Work with tables

If you need to display data or other information in a tabular format, the Page Editor allows you to insert and manipulate 

1. Click the "Edit" icon

Next to each page in the Page Manager page list, there is a pencil icon which opens the page for editing. Simply click this icon next to the page you wish to edit.

2. Choose the location of the table

Choose where you would like to insert the table by clicking inside the editor at the correct place. The flashing cursor (insertion point) will be displayed - you can always use the cursor keys to move it to the exact location. In the example below, we are going to insert the table after the existing content in the page, and have already pressed the "centre" button to ensure the table appears in the middle of the page.

3. Click the "Table" button

Simply click the table toolbar button in the Page Editor, as shown on the left, to open the "Table Properties" window.

4. Configure the table

The "Table Properties" window allows you to specify a number of configuration options for the table. These are outlined below.

  • Rows. The Number of horizontal lines of cells in the table.
  • Columns. The number of vertical lines in the table.
  • Width. The amount of horizontal space the table will occupy. This can either be in pixels, or as a percentage of the available space.
  • Height. The same as width, but for the vertical size of the table. Usually you will wish to leave this blank, as the table will grow as rows are added to it.
  • Headers. Allows you to specify if the first row, first column, or both is created as a header. This usually means that the text within these cells is emboldened and centred, but can vary depending on the style applied to your website.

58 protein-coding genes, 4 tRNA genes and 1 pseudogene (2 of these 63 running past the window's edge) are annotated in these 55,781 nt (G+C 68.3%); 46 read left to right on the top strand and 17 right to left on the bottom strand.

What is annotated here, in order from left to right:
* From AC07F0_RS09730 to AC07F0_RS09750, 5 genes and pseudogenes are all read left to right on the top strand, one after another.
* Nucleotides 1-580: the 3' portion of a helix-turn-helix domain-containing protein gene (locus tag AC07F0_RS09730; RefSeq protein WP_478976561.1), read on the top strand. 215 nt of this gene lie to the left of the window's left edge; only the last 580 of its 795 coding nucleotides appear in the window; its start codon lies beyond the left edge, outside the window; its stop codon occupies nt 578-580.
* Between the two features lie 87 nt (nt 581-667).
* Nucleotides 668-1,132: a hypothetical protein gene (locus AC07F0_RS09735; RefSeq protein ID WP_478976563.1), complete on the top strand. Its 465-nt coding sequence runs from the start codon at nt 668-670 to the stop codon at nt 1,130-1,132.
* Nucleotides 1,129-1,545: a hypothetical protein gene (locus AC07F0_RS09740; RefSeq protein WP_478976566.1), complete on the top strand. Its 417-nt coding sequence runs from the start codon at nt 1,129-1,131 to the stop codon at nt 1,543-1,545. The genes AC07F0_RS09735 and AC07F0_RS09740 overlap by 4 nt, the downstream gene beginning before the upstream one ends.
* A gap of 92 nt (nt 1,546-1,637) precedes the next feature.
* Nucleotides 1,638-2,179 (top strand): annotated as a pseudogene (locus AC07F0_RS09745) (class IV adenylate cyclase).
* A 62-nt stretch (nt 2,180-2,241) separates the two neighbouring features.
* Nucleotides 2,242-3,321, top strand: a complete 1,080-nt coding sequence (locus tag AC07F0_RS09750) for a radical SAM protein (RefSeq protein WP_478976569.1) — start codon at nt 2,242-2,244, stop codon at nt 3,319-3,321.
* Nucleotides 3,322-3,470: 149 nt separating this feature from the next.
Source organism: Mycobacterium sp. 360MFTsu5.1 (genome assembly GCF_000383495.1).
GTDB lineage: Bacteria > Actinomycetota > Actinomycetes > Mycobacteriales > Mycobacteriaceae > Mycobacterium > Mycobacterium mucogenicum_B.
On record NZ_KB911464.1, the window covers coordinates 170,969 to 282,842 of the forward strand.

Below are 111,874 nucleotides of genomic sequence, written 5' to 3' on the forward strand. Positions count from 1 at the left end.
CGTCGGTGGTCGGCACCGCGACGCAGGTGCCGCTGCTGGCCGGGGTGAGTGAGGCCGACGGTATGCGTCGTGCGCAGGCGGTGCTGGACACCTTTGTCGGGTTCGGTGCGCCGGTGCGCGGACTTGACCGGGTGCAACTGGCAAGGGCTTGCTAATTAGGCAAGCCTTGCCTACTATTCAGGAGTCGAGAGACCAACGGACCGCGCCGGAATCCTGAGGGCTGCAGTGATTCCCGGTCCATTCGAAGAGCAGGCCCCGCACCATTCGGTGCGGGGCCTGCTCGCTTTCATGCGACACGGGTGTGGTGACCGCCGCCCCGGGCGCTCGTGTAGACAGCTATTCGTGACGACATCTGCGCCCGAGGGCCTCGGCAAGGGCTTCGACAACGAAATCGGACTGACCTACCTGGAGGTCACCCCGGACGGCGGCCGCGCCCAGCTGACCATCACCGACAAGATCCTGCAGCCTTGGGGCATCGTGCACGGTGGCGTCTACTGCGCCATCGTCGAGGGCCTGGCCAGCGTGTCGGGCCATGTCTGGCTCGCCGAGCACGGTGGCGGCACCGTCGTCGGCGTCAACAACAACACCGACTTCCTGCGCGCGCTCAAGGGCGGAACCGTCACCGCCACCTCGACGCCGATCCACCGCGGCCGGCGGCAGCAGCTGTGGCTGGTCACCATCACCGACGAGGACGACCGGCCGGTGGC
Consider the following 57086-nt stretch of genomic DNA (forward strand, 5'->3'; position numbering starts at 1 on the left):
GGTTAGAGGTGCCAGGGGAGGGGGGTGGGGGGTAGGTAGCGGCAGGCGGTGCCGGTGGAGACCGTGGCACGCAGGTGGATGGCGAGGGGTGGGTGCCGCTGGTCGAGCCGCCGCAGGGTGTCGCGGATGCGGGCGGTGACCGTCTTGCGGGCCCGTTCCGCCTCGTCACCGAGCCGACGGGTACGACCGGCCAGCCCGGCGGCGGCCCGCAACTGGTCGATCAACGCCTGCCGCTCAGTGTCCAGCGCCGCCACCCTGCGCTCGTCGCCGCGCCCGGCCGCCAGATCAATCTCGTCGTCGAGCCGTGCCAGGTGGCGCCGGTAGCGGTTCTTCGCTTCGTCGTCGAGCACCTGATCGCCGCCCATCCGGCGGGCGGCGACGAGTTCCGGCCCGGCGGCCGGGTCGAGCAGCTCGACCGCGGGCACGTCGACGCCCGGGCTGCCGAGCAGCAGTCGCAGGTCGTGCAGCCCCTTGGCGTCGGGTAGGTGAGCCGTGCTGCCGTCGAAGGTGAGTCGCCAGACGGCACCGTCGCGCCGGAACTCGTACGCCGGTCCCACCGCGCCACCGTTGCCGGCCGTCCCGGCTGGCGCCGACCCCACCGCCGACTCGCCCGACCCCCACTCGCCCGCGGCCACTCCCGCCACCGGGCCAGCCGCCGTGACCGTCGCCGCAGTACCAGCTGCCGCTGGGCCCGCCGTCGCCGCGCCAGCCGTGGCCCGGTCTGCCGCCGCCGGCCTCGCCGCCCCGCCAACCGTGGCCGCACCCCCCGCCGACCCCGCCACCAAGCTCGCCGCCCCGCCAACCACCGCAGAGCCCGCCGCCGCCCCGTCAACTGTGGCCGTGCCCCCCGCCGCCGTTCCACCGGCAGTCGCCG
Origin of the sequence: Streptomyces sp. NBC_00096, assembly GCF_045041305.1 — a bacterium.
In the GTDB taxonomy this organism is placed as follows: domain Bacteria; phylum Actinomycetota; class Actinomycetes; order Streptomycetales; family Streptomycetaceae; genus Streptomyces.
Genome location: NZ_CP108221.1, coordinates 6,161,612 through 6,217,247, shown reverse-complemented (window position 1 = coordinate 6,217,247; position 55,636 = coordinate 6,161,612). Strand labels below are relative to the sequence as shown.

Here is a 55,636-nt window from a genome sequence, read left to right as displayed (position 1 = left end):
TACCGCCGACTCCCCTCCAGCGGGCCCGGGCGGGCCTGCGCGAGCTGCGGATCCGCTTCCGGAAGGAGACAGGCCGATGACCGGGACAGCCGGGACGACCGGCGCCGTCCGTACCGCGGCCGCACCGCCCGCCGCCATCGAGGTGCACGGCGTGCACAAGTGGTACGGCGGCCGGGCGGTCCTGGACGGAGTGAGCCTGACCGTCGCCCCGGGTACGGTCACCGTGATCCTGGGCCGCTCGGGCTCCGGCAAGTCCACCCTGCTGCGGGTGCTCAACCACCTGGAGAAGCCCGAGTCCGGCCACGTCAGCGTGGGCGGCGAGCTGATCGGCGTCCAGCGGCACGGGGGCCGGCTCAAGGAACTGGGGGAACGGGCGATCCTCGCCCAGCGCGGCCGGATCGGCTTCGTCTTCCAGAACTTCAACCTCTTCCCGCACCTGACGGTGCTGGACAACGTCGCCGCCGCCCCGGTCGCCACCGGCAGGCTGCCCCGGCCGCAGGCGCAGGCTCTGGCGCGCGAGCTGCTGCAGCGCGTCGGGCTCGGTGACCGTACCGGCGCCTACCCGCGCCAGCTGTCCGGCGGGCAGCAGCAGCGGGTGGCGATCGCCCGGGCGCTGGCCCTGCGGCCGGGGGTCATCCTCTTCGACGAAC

• Border size. Allows you to define the thickness (in pixels) of the border around each cell of the table. Set to 0 to specify no border.
  • Cell spacing. The gap (in pixels) left beween each cell of the table.
  • Cell padding. The gap (in pixels) between the boundary of the cell and the content inside it.
  • Align. As with the image alignment options, allows you to specify where the table lies in relation to the content of the page. Leave as "<not set>" to keep the default.
  • Caption. A title which is displayed directly above the table.
  • Summary. Good for browsers which cannot display tables, as well as search engines, a concise text summary of what the table represents.

When you are happy with the options you have specified, click "OK" to create the table. In the example below, we have created a table with 4 rows, 4 columns, a width of 450 pixels, cell spacing of 3, cell padding of 6, border size of 2 and with a caption of "This is my new table".

After creating the table, you can change most of the configuration options by right-clicking anywhere inside the table and selecting "Table Properties". With the exception of the Rows, Columns and Caption options, you can change everything that was available when you initially created the table.